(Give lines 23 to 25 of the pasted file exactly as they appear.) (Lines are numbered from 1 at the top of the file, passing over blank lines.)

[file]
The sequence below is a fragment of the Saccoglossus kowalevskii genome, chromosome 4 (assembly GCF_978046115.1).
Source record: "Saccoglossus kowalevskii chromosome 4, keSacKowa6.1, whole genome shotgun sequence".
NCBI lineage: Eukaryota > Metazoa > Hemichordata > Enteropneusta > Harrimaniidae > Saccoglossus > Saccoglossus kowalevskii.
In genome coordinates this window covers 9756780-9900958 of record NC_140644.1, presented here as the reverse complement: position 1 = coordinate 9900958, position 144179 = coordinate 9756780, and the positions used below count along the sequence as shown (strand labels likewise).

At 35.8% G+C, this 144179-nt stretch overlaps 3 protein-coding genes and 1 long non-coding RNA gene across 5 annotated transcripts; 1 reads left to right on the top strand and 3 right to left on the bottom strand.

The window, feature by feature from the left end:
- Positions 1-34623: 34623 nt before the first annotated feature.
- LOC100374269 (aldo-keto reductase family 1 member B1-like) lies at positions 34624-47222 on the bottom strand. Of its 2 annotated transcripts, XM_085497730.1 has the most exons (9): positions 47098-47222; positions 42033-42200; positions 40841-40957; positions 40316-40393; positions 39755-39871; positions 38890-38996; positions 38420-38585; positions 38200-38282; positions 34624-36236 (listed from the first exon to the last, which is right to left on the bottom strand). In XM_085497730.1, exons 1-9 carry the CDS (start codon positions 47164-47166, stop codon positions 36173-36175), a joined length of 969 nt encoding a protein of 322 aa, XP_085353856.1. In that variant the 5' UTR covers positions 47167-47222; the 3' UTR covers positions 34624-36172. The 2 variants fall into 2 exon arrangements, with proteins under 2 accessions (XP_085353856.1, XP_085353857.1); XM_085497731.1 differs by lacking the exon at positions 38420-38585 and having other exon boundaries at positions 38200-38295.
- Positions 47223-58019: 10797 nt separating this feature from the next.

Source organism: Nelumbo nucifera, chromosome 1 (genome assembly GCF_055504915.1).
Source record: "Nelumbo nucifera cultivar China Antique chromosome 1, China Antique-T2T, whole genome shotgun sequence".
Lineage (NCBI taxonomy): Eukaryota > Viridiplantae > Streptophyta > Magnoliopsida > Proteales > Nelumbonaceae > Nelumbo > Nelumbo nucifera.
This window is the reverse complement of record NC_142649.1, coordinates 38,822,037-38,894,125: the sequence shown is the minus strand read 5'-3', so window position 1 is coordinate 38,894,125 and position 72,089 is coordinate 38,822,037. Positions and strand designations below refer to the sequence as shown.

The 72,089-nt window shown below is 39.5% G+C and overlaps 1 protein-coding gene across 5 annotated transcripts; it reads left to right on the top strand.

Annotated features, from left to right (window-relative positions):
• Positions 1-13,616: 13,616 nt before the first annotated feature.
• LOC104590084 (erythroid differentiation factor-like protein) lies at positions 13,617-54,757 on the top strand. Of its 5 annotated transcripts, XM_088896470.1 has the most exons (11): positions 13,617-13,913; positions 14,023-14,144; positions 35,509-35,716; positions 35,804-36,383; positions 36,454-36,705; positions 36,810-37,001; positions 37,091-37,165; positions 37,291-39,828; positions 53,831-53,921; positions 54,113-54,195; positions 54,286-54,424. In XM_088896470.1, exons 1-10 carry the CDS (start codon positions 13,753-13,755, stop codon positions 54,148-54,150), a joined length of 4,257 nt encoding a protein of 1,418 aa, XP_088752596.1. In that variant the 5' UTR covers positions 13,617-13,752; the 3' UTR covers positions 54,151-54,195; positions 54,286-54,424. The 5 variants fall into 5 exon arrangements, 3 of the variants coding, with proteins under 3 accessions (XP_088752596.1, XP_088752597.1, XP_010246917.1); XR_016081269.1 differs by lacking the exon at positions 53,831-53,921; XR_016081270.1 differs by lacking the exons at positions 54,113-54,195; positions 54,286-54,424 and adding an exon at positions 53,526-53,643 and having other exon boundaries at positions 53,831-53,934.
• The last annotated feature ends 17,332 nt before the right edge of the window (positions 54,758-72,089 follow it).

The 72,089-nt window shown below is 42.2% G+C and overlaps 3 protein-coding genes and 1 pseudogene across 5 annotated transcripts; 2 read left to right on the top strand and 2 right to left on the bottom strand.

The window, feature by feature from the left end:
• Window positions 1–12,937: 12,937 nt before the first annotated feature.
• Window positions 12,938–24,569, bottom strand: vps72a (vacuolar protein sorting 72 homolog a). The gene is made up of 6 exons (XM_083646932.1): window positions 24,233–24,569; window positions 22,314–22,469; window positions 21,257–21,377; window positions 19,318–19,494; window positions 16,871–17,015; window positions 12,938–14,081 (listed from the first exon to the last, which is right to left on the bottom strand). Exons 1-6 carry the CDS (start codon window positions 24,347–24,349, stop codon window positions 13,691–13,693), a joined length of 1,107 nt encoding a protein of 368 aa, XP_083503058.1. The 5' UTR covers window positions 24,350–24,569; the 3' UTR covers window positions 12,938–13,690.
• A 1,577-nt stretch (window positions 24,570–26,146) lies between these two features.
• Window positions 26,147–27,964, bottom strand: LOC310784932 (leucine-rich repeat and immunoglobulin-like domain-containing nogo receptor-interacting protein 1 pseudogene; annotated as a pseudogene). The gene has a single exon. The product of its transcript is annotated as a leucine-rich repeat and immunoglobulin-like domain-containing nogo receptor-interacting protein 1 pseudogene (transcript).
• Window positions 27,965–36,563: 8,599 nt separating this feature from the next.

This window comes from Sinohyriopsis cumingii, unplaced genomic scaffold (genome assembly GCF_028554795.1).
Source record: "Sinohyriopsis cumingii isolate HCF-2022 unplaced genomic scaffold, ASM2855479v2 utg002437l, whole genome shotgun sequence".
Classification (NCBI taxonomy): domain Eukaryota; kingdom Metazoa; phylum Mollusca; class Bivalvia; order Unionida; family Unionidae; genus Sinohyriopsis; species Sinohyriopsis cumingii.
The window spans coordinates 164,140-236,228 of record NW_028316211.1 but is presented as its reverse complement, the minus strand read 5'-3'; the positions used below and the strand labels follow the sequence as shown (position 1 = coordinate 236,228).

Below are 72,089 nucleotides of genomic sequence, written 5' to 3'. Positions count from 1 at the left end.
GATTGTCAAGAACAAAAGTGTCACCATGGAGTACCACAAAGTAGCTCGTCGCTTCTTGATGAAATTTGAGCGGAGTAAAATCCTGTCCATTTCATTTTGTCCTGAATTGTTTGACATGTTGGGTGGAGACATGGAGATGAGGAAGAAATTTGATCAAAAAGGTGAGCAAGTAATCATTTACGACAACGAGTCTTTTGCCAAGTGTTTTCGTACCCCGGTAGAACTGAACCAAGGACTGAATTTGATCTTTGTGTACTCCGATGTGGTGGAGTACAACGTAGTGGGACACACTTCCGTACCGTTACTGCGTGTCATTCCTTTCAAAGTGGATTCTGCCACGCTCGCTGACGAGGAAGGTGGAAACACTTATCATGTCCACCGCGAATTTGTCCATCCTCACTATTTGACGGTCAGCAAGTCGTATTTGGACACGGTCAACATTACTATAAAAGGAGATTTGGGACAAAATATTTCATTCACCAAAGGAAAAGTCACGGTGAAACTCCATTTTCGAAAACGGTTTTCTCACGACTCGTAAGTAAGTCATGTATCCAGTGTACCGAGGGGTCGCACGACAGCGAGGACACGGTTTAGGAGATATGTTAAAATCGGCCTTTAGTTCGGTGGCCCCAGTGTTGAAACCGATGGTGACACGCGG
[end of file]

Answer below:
• A 1,577-nt stretch (window positions 24,570–26,146) lies between these two features.
• Window positions 26,147–27,964, bottom strand: LOC310784932 (leucine-rich repeat and immunoglobulin-like domain-containing nogo receptor-interacting protein 1 pseudogene; annotated as a pseudogene). The gene has a single exon. The product of its transcript is annotated as a leucine-rich repeat and immunoglobulin-like domain-containing nogo receptor-interacting protein 1 pseudogene (transcript).
• Window positions 27,965–36,563: 8,599 nt separating this feature from the next.